As Bill James put it, age-arc projection for batters is basically a simple thing. Past age 30, they are skiing down a slope towards replacement level, and how long it takes them is merely a function of how high up the slope they are when they start.
- Fielder's age-arc projection is more complicated than for most hitters, in my view:
- He'll only be 28 (!) at the start of his contract -- won't turn 28 until next May.
- His top eight B-Ref comps averaged 10 years of cleanup hitting from here.
- Out-of-shape hitters DO seem to age quicker: Luzinski, Dunn, Hrbek, Cecil Fielder, Mo Vaughn, Boog Powell.
Adam Dunn, if this be his crash year (?!) hit it at age 31, but I doubt that it is. Anyway, he'd be quite an outlier in this group; the comps include Eddie Murray who had 15 ! years left at age 27, Strawberry, Will Clark, Juan Gonzalez, etc.
There isn't much doubt that Prince will hold court until he's 33, anyway, but his agent will battle you to pay the very years you're scared to pay. That's what Fielder's contract will be all about: who will risk the most years at the end.
=== Whatever Position You've Got, It's Been Played Before, Dept. ===
I've got a bad vibe about Fielder's age-arc: "physically sloppy" left hand cleanup hitters seem fragile to me:
Adam Dunn is 31 and struggling. That's probably irrelevant...
Greg Luzinski was a 150 OPS+ guy, but his last good year was age 32.
Kent Hrbek was a chubby LHB, a 130 OPS+ guy with a coupla 140 years, last year age 33.
Cecil Fielder, a RHB, had two great years at ages 26 and 27 and you don't wanna see this. At age 28 he became Raul Ibanez and ages 32-33 he was hanging on.
Boog Powell had a 160-OPS peak, kept hitting 140-150, and SUDDENLY after age 33, he was just dunn.
Mo Vaughn was literally an MVP, hitting .320 with 40+ homers, but his Raul Ibanez years started at age 31 and after age 34 he was out of baseball.
David Ortiz is a nice counterexample. He also looked to have fallen off the cliff at ages 32-33, but somehow he's rallied at ages 34-35. ::whew::
Babe Ruth is a counterexample .... hehehehehehehehhhhh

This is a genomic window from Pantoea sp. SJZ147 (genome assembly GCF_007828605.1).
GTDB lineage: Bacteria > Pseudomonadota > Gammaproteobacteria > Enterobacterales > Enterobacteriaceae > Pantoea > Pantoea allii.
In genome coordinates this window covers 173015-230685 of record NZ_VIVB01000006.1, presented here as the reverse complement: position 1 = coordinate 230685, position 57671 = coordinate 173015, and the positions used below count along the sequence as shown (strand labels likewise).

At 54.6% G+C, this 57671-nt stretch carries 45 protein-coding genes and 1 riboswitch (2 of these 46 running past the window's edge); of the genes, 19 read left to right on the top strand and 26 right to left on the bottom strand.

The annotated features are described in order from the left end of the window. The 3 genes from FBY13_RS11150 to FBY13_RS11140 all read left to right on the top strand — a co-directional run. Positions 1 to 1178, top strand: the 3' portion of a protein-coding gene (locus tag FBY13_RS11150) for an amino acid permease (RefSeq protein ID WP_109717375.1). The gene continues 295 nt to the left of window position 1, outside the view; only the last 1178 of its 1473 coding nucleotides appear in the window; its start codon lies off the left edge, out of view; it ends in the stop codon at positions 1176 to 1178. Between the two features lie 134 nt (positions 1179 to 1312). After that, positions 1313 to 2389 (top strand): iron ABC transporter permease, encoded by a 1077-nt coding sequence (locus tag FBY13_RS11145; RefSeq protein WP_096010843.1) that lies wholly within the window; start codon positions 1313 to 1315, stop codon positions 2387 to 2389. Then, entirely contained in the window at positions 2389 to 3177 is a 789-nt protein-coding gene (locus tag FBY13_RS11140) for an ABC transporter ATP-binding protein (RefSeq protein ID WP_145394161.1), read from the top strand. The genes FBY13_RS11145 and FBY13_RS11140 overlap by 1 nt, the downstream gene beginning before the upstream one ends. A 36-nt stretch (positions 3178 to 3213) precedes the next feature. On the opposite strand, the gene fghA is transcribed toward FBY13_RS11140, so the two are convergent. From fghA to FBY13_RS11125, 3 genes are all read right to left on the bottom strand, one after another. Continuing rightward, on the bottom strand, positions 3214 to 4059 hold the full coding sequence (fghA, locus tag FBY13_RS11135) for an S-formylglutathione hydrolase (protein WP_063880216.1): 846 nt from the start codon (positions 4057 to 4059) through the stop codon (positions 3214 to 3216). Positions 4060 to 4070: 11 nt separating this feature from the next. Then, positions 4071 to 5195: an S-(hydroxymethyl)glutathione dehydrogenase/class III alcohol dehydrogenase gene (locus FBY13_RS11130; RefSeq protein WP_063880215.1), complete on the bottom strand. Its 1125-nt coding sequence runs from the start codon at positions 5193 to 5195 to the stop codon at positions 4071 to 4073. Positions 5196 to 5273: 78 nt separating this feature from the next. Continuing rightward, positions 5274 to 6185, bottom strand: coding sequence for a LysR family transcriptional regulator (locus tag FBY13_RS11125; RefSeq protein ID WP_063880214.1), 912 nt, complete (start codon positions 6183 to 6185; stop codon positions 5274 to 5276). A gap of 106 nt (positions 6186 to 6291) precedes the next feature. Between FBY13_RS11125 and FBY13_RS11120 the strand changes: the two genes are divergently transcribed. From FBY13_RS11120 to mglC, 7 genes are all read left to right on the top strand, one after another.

You could do a formal study to isolate guys like this - lefty superstars who were wayyyyy out of shape - but I'll bet you 4 to 1 that they lose three-to-five years at the end of their careers.
Wasn't it one of our NPB friends who pointed out the importance of body fat % in decline years? Check me, but I think that in Japan they consider body fat % v-e-r-y important for aging players. Not because of vanity, but because of its observed effect on reflexes.
There's a chance, say 10 or 20% (see below), that Prince will do what his daddy did, and lose the luster NEXT year. On the other 80%, I'm very uncomfortable paying him past age 32 or 33.
But it is part of the price of the contract to pay MLB superstars for two years after you think they'll be good. If you're paying Fielder as a first baseman, $20M+ times 7-8 years ... that is, through age 34 or 35 ... is going to be the convention. You don't get to sign FA "heavyweights" by paying them what you're comfortable paying them.
=== There's A Reason He'll Get the Long Green ===
Prince's strongest suit is equal to = the most important thing in baseball. In 2012, the kid has more walks than he does strikeouts. How do you do that, swinging as hard as he does? His pappy's EYE was more like 0.50 or 0.60.
The EYE isn't decisive. Mo Vaughn had an EYE near 1.00. On the other hand, Mo was always a bit of a Fenway creation...
Shandler, after Prince's "down" year in 2010, confidently predicted an immediate recovery. "Pro: PX still strong, CT% and EYE stable... Verdict: nothing wrong here that a HR/F rebound won't fix." He priced Fielder sky-high at $26, predicting 40 homers or close to it.
For me, Fielder's EYE trumps his WT, easily. Fielder's sloppy fitness becomes very worrisome at age 33-34, but until then he's a LEFT hand, 1.00-eye superstar who is, right now --- > the one peg who fits into the Mariners' cleanup hole at Safeco.